A day after President Trump told the Department of Defense to deploy National Guard troops to the southern U.S. border to help the Department of Homeland Security curb illegal immigration, DoD announced April 5 that it has set up a “border security support cell” to coordinate its efforts with DHS.
Kenneth Rapuano, assistant secretary of defense for homeland defense and global security, will lead the new unit, Pentagon spokeswoman Dana White said at a press briefing.
“This is a 24/7 cell comprised of several DoD representatives who will serve as the single conduit for information and coordination between DoD and DHS,” White told reporters. “The cell will last for the foreseeable future to ensure we surge our capacity to meet the president’s enhanced border security goals.”
White said the National Guard’s efforts will include “aviation, engineering, surveillance, communications, vehicle maintenance and logistical support,” all in support of DHS border patrol agents.
The number of troops involved and the deployment’s cost and timeline will be determined after DoD receives specific requirements from DHS, according to White and Marine Lt. Gen. Kenneth McKenzie, Joint Staff director.
“Once we know the requirement, we’ll move very quickly,” McKenzie told reporters.
DoD has not yet determined how it will pay for the deployment. White declined to rule out the possibility that the department will have to tap its operation and maintenance (O&M) accounts to pay for the mission. Using O&M money could rile lawmakers who championed recent increases in defense funding to restore military readiness.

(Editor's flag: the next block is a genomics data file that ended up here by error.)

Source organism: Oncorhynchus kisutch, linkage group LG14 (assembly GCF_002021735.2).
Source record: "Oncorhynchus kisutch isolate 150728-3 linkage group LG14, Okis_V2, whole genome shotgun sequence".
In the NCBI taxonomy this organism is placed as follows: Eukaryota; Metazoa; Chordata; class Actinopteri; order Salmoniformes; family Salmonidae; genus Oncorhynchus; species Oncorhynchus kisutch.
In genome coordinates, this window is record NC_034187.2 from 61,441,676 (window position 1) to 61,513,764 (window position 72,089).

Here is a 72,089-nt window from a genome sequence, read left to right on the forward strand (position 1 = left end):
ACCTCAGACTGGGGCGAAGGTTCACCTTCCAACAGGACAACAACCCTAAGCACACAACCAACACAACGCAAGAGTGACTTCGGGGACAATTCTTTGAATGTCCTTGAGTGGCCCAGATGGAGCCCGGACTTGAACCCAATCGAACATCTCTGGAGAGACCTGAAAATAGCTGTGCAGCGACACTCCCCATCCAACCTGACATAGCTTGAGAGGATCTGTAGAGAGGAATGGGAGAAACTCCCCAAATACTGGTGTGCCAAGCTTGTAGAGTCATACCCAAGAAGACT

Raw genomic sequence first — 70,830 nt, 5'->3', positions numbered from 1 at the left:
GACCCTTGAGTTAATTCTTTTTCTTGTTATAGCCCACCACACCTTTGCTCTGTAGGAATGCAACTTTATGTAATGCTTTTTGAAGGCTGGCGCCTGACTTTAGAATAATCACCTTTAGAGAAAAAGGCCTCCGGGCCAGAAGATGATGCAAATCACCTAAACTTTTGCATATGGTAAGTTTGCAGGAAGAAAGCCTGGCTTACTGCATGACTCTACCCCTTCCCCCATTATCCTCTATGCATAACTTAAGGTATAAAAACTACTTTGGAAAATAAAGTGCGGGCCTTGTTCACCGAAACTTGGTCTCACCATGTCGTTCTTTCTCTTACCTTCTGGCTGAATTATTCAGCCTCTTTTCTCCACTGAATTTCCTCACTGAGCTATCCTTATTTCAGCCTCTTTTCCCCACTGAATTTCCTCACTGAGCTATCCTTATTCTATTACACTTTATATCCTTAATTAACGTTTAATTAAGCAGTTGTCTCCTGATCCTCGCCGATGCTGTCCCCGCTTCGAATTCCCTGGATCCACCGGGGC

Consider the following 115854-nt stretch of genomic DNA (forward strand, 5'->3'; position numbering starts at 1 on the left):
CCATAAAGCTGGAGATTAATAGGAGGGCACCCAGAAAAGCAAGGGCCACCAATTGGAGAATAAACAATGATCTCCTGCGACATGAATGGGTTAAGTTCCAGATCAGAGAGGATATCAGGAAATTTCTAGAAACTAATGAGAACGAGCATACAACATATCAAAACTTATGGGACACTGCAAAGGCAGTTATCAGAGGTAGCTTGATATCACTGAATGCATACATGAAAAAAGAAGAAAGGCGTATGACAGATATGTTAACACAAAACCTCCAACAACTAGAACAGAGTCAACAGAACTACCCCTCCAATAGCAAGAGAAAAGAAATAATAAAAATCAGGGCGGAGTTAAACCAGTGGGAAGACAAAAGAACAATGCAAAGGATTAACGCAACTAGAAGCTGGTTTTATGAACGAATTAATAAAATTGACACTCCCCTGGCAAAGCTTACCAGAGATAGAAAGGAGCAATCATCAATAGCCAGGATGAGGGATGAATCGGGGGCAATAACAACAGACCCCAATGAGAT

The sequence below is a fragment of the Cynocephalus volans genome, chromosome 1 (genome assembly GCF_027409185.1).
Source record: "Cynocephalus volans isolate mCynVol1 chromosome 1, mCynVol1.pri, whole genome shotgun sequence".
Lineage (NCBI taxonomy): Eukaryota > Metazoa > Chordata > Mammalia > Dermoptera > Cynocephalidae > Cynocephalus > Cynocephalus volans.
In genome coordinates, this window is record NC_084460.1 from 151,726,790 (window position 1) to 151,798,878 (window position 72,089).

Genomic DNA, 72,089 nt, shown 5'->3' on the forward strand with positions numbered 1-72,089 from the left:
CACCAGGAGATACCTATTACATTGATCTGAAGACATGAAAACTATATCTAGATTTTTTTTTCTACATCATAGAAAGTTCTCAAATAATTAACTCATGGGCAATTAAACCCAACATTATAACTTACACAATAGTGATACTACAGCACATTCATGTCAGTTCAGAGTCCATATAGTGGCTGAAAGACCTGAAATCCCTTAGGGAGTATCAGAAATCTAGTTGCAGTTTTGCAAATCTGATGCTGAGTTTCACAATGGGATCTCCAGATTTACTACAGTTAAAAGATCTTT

The National Guard will help counter a recent surge in illegal crossings at the southern border. According to DHS, the number of those crossings surged 203 percent in March from the same month last year.
Also at the Pentagon press briefing, White announced that Dana Deasy, former chief information officer at financial services provider JPMorgan Chase [JPM], will become DoD’s CIO in May. Deasy will oversee how DoD manages and uses information, communications and cybersecurity.
Asked about a recent spate of military aircraft crashes, McKenzie said it is too early to say whether the mishaps, which are still under investigation, are linked in any way.
“We’re going to look at each one in turn,” he said. “I’m certainly not prepared to say that it’s a wave of mishaps or some form of crisis.”
In the latest incident, an Air Force F-16 Fighting Falcon flown by the Thunderbirds air demonstration squadron went down during a training mission over the Nevada Test and Training Range April 4, killing the pilot. The day before, a Marine Corps CH-53E Super Stallion helicopter crashed during a training mission in Southern California, killing all four crew members.
U.S. Central Command announced April 5 that U.S. air operations in Djibouti are on hold and that U.S. Naval Forces Central Command has canceled the rest of the Alligator Dagger amphibious combat exercise due to two separate aviation incidents in Djibouti on April 3.
In one Djibouti incident, an AV-8B Harrier crashed after the Marine pilot safely ejected on takeoff. In the other, a Marine CH-53E sustained structural damage during a landing; the crew was not injured.